When in doubt, blame the Tea Party!

Doug Mainwaring,
History often repeats itself.  When it comes to senseless acts of violence, our nation is often subjected to horrific, senseless acts of main stream media reporting.

On Friday's Good Morning America Brian Ross and George Stephanopoulis suggested that the man responsible for the shocking Aurora, Colorado theater shootings which left at least 14 dead and scores wounded, might be a Tea Party member.  Ross and Stephanopoulis were just plain wrong.

Sound familiar?  On Saturday January 8, 2011 at 3:22 PM, just three short hours after the first reports came in about a mass shooting in Tucson, The New York Time's Paul Krugman posted online a short piece in his "Conscience of a Liberal" blog a quote by Rep. Gifford's grieving, distressed father that "'the whole Tea Party' was her enemy," and therefore to blame.

Glaringly absent was any mention of concern for those killed and wounded.  Why so quick to jump the gun in the absence of any solid investigative work?  Why the laser-like focus on laying the groundwork for a narrative of blame?  This is another example of pure political opportunism exercised by journalists with clear ideological biases.

In May, 2010, there was an attempted car bombing in Times Square.  In a famous interview with Katie Couric shortly after the failed attempt, New York City Mayor Michael Bloomberg posited that the attacker was no doubt, "a mentally deranged person or somebody with a political agenda that doesn't like the health-care bill or something," implying that a Tea Partier was at fault.

During it's three year history, there have been no reports of violence at any Tea Party event. There were, however, violent acts perpetrated against those protesting Obamacare by those who favor it.  For instance, at a town-hall health care meeting in St. Louis on Aug. 6, 2009, Kenneth Gladney , a black man selling American and "Don't Tread on Me" flags, was assaulted by men wearing SEIU (Service Employees International Union) shirts. 

On Sept. 3, 2009, Bill Rice, a 65-year-old man protesting Obamacare at a rally in Thousand Oaks, Calif., had his finger bitten off by a young Obamacare supporter.  It seems Tea Party types have been the victims, not the perpetrators, of violence.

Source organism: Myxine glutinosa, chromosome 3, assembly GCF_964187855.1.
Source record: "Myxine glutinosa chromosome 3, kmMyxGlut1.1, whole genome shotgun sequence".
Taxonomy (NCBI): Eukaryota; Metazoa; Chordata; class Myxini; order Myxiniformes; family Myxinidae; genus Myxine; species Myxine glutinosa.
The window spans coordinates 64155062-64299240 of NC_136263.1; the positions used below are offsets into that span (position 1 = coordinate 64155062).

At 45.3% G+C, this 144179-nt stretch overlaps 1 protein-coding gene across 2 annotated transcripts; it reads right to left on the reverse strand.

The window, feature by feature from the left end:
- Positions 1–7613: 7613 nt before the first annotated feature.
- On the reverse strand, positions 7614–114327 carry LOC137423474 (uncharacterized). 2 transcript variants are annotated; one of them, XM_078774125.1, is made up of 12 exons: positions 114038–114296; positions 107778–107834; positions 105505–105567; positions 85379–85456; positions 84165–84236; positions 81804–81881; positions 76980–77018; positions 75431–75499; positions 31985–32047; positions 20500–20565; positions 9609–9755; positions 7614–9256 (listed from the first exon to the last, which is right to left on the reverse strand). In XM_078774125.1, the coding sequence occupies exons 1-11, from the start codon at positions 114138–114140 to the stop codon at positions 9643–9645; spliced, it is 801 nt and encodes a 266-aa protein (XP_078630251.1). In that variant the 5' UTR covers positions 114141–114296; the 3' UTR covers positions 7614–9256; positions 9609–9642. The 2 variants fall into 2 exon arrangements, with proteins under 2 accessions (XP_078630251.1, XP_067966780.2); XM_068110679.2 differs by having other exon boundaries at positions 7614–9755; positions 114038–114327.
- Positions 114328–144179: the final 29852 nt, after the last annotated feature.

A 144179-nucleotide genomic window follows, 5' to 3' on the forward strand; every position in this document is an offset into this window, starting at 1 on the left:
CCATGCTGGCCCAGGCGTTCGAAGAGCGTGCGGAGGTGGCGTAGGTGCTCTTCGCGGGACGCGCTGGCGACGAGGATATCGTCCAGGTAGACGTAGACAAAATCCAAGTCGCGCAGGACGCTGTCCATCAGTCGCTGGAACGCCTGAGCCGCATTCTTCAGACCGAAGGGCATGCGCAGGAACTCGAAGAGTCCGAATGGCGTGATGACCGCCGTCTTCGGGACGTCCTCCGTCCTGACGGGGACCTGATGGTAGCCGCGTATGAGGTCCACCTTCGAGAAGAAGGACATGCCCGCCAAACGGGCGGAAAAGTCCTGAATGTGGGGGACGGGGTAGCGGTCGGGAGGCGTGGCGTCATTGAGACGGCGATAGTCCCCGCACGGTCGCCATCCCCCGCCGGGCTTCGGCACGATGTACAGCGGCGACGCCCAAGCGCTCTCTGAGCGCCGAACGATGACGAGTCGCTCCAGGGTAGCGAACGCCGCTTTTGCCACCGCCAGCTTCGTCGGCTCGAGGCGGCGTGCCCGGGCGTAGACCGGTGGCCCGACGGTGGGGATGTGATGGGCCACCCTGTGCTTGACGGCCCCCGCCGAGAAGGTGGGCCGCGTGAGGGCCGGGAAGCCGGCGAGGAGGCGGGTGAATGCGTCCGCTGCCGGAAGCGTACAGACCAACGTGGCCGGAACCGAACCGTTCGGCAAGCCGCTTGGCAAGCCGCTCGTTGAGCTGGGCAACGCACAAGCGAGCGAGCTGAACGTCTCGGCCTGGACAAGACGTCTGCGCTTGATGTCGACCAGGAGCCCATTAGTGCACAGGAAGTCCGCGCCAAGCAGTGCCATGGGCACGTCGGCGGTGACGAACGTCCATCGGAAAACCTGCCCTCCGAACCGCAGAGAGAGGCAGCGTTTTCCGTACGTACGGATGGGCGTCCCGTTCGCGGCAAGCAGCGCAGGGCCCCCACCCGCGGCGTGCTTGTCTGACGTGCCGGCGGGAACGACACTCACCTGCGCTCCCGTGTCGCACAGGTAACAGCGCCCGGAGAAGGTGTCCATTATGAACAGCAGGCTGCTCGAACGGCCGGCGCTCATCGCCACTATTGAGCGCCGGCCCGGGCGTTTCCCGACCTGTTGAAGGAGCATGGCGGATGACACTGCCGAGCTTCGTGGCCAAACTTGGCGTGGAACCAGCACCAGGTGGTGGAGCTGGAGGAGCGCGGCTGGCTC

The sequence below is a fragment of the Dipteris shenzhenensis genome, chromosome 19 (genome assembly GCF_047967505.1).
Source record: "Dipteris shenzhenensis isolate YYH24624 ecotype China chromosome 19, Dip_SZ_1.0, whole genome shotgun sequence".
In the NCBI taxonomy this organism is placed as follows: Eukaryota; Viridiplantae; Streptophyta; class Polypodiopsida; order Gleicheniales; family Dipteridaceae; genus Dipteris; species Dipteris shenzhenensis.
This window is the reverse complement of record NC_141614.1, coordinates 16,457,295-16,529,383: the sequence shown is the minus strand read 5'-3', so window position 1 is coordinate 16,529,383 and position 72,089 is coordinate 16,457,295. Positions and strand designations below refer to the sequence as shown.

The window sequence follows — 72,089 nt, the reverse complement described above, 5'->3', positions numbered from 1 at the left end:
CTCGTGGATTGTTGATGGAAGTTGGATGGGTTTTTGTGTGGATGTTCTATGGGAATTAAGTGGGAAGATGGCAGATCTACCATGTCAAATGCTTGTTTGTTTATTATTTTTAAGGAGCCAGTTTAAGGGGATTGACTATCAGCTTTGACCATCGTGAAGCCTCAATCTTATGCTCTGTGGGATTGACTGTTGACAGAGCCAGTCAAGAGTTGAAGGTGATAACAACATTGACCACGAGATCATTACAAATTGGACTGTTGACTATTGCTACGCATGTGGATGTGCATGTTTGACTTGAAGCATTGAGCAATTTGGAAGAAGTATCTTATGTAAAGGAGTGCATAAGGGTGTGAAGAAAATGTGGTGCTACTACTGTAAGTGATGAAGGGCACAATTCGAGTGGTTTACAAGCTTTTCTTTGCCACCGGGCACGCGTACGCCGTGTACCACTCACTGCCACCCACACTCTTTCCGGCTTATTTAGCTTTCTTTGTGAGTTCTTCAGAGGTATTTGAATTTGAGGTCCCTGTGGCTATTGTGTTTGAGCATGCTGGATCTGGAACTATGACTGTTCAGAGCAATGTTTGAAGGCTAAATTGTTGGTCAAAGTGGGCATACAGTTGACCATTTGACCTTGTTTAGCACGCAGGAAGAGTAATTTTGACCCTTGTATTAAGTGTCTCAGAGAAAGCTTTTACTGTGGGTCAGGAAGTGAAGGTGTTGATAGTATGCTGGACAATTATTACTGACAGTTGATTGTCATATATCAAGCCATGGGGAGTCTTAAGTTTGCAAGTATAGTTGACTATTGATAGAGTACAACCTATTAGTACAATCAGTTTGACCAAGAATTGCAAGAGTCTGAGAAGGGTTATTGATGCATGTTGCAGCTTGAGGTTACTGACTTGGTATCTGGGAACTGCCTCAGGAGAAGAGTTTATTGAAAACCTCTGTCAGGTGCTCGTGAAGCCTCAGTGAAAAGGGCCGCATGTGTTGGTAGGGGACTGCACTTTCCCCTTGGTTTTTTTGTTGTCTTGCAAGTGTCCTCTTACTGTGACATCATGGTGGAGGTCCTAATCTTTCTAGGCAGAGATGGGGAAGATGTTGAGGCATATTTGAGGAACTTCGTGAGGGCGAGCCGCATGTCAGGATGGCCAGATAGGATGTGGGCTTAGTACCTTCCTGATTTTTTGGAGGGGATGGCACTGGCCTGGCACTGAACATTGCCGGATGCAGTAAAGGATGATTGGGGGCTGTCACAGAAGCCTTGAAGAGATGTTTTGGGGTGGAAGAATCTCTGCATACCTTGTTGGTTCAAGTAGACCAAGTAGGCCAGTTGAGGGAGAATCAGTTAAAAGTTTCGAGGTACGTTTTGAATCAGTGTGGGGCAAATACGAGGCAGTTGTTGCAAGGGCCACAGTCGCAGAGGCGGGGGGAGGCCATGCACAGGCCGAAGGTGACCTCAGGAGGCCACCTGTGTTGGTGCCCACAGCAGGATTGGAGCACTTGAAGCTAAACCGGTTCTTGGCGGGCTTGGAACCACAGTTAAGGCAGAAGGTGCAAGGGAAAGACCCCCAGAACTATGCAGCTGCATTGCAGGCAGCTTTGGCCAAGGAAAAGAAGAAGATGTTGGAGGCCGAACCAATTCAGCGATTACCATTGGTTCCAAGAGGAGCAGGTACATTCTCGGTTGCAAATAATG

Also, despite the presence of multitudes of cameras and microphones at the moment of claimed racial slurs on Capitol Hill on the weekend of the health care reform vote (March 2010), no audio or video evidence has been discovered.  No corroboration has been offered by anyone present, including the members of Congress who were the purported victims of racial invective.  The dearth of proof continues despite the fact that Andrew Brietbart immediately offered a $100,000 reward to anyone who steps forward with verifiable evidence.  Now, over two years later, still no evidence.  The fact is, media outlets ran with reported anecdotal evidence in reporting this story but did little fact-checking. Its clear, the evidence doesn't exist.  The story was a fabrication, inflicting serious damage to the Tea Party's reputation.

The Tea Party has consistently been a singular voice of fiscal sanity in political discourse over the last three years in the midst of our nation's economic and social uncertainty.  The movement stands solely for the common sense principles of  "fiscal responsibility, constitutionally limited government and free markets."  

Tea partiers across the nation have always responded to these types of attempts to vilify in a very dignified, gracious manner.  But now it is getting to the point where these sorts of accusations no longer merit the dignity of a response from Tea Party groups.

How many more times must the whole nation endure the embarrassment of witnessing the on-air and in-print premature speculation of folks like Ross, Stephanopoulis, and Krugman?  Who is going to clean up the mess that reckless, irresponsible words leave hanging in the air and on the internet?